Dr. Christopher Roman is Assistant Professor of English at Kent State University Tuscarawas. He has published articles on mysticism and gender and has presented at several national and international conferences. His current scholarship focuses on space as a marker of identity in religious discourse.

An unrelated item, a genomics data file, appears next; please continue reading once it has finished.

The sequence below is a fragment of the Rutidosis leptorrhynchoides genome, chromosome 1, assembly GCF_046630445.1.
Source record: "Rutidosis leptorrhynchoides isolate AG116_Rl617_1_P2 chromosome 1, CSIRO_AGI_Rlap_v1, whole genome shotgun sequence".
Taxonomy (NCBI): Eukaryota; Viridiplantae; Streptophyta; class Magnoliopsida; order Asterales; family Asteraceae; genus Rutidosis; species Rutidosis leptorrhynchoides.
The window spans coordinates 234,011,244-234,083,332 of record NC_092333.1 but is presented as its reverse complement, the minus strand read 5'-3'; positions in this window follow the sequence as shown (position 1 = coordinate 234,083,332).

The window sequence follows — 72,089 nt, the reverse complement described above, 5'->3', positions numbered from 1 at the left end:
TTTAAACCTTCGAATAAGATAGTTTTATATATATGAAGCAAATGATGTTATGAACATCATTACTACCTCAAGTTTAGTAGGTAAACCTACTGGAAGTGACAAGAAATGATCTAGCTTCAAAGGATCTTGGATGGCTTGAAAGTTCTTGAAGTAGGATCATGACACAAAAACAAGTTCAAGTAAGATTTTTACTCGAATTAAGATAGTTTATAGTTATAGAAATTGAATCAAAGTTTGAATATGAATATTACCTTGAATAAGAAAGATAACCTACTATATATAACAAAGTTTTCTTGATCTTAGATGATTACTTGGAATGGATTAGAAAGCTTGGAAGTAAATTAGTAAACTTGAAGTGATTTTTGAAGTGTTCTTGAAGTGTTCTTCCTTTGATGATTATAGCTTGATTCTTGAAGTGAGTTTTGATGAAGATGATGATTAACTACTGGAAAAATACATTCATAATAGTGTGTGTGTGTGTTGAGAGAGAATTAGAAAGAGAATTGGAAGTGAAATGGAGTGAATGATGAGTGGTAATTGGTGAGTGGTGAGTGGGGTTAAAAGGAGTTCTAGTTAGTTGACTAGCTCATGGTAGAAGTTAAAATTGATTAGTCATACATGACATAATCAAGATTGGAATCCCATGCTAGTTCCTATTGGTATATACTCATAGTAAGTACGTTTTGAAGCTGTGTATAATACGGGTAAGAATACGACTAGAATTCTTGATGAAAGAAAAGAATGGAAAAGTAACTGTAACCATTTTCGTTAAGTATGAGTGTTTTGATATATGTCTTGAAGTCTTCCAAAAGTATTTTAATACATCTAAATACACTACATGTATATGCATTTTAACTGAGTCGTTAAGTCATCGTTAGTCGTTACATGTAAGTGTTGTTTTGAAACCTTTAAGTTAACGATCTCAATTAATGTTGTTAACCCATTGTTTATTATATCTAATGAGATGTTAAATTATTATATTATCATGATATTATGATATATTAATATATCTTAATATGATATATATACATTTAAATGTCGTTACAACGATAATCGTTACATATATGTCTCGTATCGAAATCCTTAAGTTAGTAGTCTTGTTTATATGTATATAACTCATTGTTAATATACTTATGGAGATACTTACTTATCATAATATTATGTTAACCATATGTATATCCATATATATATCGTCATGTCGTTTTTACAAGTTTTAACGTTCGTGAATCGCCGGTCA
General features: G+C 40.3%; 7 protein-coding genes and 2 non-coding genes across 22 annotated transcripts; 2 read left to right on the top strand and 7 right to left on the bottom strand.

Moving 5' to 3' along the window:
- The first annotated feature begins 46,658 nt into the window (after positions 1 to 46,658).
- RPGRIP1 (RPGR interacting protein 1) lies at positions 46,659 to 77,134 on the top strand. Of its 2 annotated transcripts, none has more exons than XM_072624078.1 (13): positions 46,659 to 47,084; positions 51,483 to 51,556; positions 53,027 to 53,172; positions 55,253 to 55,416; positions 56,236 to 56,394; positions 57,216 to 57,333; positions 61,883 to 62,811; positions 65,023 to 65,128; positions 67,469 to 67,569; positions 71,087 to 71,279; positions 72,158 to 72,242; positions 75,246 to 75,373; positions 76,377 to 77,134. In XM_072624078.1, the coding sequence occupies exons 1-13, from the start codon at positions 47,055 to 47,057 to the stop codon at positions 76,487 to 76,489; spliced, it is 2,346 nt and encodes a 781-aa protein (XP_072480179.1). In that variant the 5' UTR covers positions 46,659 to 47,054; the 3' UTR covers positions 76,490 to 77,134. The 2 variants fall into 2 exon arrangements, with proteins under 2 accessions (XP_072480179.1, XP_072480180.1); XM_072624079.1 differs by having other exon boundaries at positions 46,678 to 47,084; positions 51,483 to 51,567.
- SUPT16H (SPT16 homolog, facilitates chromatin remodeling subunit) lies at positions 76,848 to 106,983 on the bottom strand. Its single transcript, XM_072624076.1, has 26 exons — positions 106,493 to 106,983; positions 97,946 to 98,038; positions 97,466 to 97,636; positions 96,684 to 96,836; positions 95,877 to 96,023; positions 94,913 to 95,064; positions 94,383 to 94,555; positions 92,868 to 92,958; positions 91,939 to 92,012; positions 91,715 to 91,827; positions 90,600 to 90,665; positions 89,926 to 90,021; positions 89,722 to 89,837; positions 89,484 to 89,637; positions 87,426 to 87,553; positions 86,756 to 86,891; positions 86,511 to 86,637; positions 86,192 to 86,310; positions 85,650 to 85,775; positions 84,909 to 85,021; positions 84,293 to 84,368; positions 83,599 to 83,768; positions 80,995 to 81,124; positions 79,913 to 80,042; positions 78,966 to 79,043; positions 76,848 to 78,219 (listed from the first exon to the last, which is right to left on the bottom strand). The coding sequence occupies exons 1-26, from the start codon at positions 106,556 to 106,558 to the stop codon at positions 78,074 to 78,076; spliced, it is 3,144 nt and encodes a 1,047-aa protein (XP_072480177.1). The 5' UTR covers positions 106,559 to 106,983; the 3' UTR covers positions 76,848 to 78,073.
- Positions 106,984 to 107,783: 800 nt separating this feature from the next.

2005 0-7734-6081-0 By using the familial relationship as a referent for their metaphors, mystics speak of the ways in which they understand God’s motherhood, fatherhood, childhood, brotherhood, sisterhood and spousehood. In the same way, these mystics indicate the spiritual possibilities of family relationships. Julian of Norwich and Margery Kempe use metaphorical discourse that creates familial relationships between themselves and God, their community, and ultimately, their readers. For these mystics interested in seeing God in the everyday, the divine and secular cannot be separated.